What does the phrase going to see a man about a horse mean?

From Wikipedia, the free encyclopedia. To see a man about a dog or horse is an English idiom, usually used as a way to apologize for one’s imminent departure or absence—generally to euphemistically conceal one’s true purpose, such as going to use the toilet or going to buy a drink.

Keeping this in consideration, where did the phrase I need to see a man about a horse come from?

The saying comes from the 1866 Dion Boucicault play, Flying Scud, in which a character knowingly breezes past a difficult situation saying, “Excuse me Mr. Quail, I can’t stop; I’ve got to see a man about a dog.” “See-a-man-about-a-horse.” YourDictionary.

Beside above, what does going to see a man about a mule mean? verb. to urinate. Spoken by Brad Pitt in the movie Kalifornia. I gotta see a man about a mule.

Simply so, where does the phrase see a man about a dog come from?

For example, Excuse me, I have to see a man about a dog. This euphemistic term dates from the Prohibition days of the 1920s, when buying liquor was illegal, and, after repeal, was transferred to other circumstances.

What does I’ll be doggone mean?

adjective, superlative dog·gon·est. Also doggoned. damned; confounded: a doggone fool; Well, I’ll be doggoned.

14 Related Question Answers Found

What is idioms and examples?

Idioms exist in every language. They are words or phrases that aren’t meant to be taken literally. For example, if you say someone has “cold feet,” it doesn’t mean their toes are actually cold. Rather, it means they’re nervous about something.

What does dog mean in slang?

(slang, derogatory) A dull, unattractive girl or woman. She’s a real dog. (slang) A man (derived from definition 2). You lucky dog!

Who first said a bird in the hand is worth two in the bush?

There are various examples of the idiom appearing in early print dating back to the 16th century; one 1530 statement by Hugh Rhodes reads “Better one byrde in hande than ten in the wood.”

What is a gift horse?

The saying “don’t look a gift horse in the mouth” means that you shouldn’t criticize a gift, even if you don’t like it very much. A gift horse, in other words, is a gift. The idiom itself probably stems from the practice of determining a horse’s age from looking at its teeth.

What is idiom grammar?

An idiom is a commonly used expression whose meaning does not relate to the literal meaning of its words. Formal Definition. An idiom is a group of words established by usage as having a meaning not deducible from those of the individual words (e.g. over the moon, see the light). Got it?

What does Don’t let them get your goat mean?

To make someone annoyed or angry: “Gavin may seem unflappable, but I know a way to get his goat.” This expression comes from a tradition in horse racing. Thought to have a calming effect on high-strung thoroughbreds, a goat was placed in the horse’s stall on the night before the race.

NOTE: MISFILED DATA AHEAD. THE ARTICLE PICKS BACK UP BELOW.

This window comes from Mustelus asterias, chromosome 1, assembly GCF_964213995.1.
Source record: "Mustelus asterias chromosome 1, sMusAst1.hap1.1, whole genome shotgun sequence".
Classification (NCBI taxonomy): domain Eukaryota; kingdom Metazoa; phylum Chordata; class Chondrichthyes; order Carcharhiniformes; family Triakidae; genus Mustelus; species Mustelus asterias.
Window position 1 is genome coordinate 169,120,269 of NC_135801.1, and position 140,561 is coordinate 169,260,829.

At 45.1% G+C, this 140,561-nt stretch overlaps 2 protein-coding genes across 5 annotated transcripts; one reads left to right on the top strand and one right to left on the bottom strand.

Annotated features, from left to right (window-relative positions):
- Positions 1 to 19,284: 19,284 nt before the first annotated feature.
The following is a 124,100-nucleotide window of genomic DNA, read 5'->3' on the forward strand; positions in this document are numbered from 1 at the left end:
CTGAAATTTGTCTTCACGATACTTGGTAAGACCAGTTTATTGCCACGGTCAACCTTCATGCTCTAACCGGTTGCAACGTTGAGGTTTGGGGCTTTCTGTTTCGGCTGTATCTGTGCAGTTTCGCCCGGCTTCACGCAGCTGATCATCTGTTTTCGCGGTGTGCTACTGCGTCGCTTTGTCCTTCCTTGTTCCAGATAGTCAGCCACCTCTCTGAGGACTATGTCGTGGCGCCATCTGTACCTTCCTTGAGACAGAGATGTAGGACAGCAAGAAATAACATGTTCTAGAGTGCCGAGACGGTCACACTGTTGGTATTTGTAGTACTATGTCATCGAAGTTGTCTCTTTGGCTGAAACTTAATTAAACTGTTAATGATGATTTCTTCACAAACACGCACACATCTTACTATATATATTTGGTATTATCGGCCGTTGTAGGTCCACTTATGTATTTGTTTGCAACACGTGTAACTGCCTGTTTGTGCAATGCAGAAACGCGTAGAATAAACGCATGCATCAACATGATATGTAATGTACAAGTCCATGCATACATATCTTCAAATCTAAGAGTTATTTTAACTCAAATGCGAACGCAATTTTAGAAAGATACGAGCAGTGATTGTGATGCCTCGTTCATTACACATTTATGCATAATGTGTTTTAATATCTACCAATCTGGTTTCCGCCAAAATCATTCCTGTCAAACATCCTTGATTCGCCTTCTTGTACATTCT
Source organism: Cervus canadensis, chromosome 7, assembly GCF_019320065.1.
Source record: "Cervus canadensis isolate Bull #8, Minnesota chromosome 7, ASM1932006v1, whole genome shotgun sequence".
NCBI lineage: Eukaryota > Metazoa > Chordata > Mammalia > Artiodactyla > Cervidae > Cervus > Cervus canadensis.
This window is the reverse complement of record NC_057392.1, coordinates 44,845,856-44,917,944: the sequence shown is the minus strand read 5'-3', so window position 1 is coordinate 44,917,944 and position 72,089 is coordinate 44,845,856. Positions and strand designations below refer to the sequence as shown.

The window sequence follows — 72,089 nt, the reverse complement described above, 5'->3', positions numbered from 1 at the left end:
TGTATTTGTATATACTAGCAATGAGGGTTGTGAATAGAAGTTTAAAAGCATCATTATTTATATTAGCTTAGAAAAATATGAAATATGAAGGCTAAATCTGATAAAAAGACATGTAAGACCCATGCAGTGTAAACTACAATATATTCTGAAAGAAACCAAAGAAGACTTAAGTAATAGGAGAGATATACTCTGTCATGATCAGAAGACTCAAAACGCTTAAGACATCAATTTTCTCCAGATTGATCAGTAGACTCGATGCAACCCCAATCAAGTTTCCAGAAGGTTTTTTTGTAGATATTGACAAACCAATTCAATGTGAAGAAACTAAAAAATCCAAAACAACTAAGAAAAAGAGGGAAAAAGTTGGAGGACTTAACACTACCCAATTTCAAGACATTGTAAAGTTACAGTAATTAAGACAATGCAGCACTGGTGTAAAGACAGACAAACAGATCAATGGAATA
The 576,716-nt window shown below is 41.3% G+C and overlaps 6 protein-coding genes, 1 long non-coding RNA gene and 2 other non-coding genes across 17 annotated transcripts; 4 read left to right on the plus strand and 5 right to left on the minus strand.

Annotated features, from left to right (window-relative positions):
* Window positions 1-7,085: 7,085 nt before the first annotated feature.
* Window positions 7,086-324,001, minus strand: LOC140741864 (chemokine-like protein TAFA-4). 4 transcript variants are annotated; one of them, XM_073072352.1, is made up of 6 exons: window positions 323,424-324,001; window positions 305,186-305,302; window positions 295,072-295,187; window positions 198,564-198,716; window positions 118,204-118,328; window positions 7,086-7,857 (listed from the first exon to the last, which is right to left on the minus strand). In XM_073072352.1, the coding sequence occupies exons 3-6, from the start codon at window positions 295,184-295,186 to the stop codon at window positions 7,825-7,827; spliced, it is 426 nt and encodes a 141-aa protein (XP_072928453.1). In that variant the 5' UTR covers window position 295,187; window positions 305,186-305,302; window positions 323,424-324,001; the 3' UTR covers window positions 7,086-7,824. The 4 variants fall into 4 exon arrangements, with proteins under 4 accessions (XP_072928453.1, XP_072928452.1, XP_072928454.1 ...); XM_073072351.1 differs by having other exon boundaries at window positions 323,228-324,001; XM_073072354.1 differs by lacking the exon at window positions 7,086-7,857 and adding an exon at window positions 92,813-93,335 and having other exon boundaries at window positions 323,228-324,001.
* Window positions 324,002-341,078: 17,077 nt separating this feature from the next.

Where does the phrase a horse a piece come from?

According to DARE, the logic of “a horse apiece” may come from an old dice game called “horse” in which two players who have each lost a turn are said to be “a horse apiece.” Or it may just be a variant of “horse and horse,” describing two horses racing neck-and-neck down a racetrack.

Why do we say spend a penny?

What’s the origin of the phrase ‘Spend a penny’? This refers to the (former) use of coin operated locks on public toilets. It was used mostly in the UK and mostly by women (men’s urinals were free of charge). Such locks were first introduced, at a public toilet outside the Royal Exchange, London, in the 1850s.

What does Daggone mean?

interjection. used to express frustration. Euphemism for “god damn it”. See also doggone. Doggone it!

Where did Doggo come from?

Actually, there’s a strong case to be made that the word originated in Australia. To start, doggo first gained traction on a Facebook group called Dogspotting, a 10-year-old community that became quite popular in Australia, says internet linguist Gretchen McCulloch.

What does Dag gone it mean?

It’s a polite way of saying “damn” when you are mad about something. It’s a polite way of saying “damn” when you are mad about something. See a translation.

What does it mean to dash someone?

dash someone’s hopes. Destroy someone’s plans, disappoint or disillusion. For example, That fall dashed her hopes of a gold medal. This term uses dash in the sense of “destroy,” a usage surviving only in this idiom. [

What does done dash mean?

A dine and dash is a form of theft by fraud, in which a patron orders and consumes food and beverages from a restaurant or similar establishment with the intent not to pay.

What does doggone girl mean?

“doggon” is an old word for that means “damn” or “bloody” —DOGGONE verb. doggone it: American English spoken old-fashioned used when you are slightly annoyed about something.

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